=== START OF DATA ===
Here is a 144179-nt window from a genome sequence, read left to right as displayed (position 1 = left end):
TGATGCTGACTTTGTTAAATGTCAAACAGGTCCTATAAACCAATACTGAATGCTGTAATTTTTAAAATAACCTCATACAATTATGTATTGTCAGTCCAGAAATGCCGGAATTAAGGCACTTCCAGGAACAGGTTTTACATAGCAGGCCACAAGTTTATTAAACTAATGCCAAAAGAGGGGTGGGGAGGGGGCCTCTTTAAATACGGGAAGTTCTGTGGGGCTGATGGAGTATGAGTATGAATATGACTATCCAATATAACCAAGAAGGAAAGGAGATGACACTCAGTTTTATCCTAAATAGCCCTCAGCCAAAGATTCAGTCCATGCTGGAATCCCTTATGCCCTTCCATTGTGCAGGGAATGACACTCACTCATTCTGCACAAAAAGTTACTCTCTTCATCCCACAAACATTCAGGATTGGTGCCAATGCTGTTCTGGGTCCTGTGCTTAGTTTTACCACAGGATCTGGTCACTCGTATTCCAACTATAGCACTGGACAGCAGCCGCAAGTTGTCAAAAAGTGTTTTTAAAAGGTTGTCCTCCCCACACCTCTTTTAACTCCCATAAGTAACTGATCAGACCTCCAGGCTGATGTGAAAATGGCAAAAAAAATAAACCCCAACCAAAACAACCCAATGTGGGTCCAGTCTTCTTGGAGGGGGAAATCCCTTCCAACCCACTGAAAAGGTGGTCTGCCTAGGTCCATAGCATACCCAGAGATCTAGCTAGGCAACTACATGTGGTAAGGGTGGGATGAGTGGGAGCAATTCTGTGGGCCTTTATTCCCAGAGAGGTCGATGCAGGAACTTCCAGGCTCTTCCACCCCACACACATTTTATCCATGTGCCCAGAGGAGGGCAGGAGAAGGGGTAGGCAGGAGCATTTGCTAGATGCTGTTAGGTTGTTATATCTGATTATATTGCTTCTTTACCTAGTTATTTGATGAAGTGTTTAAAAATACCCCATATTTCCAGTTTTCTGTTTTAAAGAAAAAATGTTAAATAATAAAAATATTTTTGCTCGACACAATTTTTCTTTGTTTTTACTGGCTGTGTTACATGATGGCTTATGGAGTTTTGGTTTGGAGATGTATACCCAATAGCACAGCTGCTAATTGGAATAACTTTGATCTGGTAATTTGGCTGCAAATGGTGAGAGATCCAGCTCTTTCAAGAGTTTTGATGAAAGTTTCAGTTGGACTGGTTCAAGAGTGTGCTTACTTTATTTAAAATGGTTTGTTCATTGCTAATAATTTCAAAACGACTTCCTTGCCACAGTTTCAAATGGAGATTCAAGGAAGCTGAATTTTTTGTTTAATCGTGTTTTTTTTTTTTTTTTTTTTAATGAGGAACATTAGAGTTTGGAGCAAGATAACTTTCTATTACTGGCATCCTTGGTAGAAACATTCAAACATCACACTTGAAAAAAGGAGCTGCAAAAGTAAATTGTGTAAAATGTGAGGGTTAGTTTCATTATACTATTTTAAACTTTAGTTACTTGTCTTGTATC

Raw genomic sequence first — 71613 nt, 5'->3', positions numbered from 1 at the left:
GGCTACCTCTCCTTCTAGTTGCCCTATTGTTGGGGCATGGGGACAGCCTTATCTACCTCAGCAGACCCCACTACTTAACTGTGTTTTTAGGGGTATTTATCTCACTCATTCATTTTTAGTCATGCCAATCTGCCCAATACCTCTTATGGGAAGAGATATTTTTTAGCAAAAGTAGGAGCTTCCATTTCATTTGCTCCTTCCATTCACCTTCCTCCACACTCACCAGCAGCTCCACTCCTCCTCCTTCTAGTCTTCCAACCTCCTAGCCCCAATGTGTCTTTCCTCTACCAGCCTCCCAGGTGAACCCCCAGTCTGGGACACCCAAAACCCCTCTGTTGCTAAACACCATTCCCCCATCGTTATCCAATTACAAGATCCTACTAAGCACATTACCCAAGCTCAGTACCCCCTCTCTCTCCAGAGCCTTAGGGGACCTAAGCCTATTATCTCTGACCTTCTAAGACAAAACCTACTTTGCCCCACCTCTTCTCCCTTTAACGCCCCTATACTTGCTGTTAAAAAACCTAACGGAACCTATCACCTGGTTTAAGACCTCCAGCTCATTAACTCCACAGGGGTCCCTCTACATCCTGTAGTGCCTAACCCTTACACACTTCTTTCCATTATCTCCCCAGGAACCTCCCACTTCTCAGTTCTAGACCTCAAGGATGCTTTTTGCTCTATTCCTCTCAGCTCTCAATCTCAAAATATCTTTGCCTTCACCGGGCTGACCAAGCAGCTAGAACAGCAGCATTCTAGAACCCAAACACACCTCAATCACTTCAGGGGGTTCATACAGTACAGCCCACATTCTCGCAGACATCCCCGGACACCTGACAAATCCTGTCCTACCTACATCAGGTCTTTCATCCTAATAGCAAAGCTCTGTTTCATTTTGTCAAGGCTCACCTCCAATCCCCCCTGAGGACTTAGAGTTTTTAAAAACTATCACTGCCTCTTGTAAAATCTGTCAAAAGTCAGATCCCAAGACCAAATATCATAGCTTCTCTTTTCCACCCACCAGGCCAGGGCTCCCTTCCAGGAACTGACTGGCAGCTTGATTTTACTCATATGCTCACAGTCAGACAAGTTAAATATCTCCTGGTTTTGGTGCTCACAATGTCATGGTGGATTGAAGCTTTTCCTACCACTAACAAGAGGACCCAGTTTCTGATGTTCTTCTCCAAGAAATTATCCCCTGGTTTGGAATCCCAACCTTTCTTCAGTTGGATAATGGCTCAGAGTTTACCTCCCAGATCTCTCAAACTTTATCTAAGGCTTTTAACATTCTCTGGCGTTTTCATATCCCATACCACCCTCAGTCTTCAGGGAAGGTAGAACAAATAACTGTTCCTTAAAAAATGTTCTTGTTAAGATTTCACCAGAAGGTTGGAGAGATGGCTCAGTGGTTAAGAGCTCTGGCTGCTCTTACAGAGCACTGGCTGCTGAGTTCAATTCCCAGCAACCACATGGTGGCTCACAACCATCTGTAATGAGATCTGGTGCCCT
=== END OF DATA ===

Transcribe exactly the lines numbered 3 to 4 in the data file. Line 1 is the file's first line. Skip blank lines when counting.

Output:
Raw genomic sequence first — 71613 nt, 5'->3', positions numbered from 1 at the left:
GGCTACCTCTCCTTCTAGTTGCCCTATTGTTGGGGCATGGGGACAGCCTTATCTACCTCAGCAGACCCCACTACTTAACTGTGTTTTTAGGGGTATTTATCTCACTCATTCATTTTTAGTCATGCCAATCTGCCCAATACCTCTTATGGGAAGAGATATTTTTTAGCAAAAGTAGGAGCTTCCATTTCATTTGCTCCTTCCATTCACCTTCCTCCACACTCACCAGCAGCTCCACTCCTCCTCCTTCTAGTCTTCCAACCTCCTAGCCCCAATGTGTCTTTCCTCTACCAGCCTCCCAGGTGAACCCCCAGTCTGGGACACCCAAAACCCCTCTGTTGCTAAACACCATTCCCCCATCGTTATCCAATTACAAGATCCTACTAAGCACATTACCCAAGCTCAGTACCCCCTCTCTCTCCAGAGCCTTAGGGGACCTAAGCCTATTATCTCTGACCTTCTAAGACAAAACCTACTTTGCCCCACCTCTTCTCCCTTTAACGCCCCTATACTTGCTGTTAAAAAACCTAACGGAACCTATCACCTGGTTTAAGACCTCCAGCTCATTAACTCCACAGGGGTCCCTCTACATCCTGTAGTGCCTAACCCTTACACACTTCTTTCCATTATCTCCCCAGGAACCTCCCACTTCTCAGTTCTAGACCTCAAGGATGCTTTTTGCTCTATTCCTCTCAGCTCTCAATCTCAAAATATCTTTGCCTTCACCGGGCTGACCAAGCAGCTAGAACAGCAGCATTCTAGAACCCAAACACACCTCAATCACTTCAGGGGGTTCATACAGTACAGCCCACATTCTCGCAGACATCCCCGGACACCTGACAAATCCTGTCCTACCTACATCAGGTCTTTCATCCTAATAGCAAAGCTCTGTTTCATTTTGTCAAGGCTCACCTCCAATCCCCCCTGAGGACTTAGAGTTTTTAAAAACTATCACTGCCTCTTGTAAAATCTGTCAAAAGTCAGATCCCAAGACCAAATATCATAGCTTCTCTTTTCCACCCACCAGGCCAGGGCTCCCTTCCAGGAACTGACTGGCAGCTTGATTTTACTCATATGCTCACAGTCAGACAAGTTAAATATCTCCTGGTTTTGGTGCTCACAATGTCATGGTGGATTGAAGCTTTTCCTACCACTAACAAGAGGACCCAGTTTCTGATGTTCTTCTCCAAGAAATTATCCCCTGGTTTGGAATCCCAACCTTTCTTCAGTTGGATAATGGCTCAGAGTTTACCTCCCAGATCTCTCAAACTTTATCTAAGGCTTTTAACATTCTCTGGCGTTTTCATATCCCATACCACCCTCAGTCTTCAGGGAAGGTAGAACAAATAACTGTTCCTTAAAAAATGTTCTTGTTAAGATTTCACCAGAAGGTTGGAGAGATGGCTCAGTGGTTAAGAGCTCTGGCTGCTCTTACAGAGCACTGGCTGCTGAGTTCAATTCCCAGCAACCACATGGTGGCTCACAACCATCTGTAATGAGATCTGGTGCCCT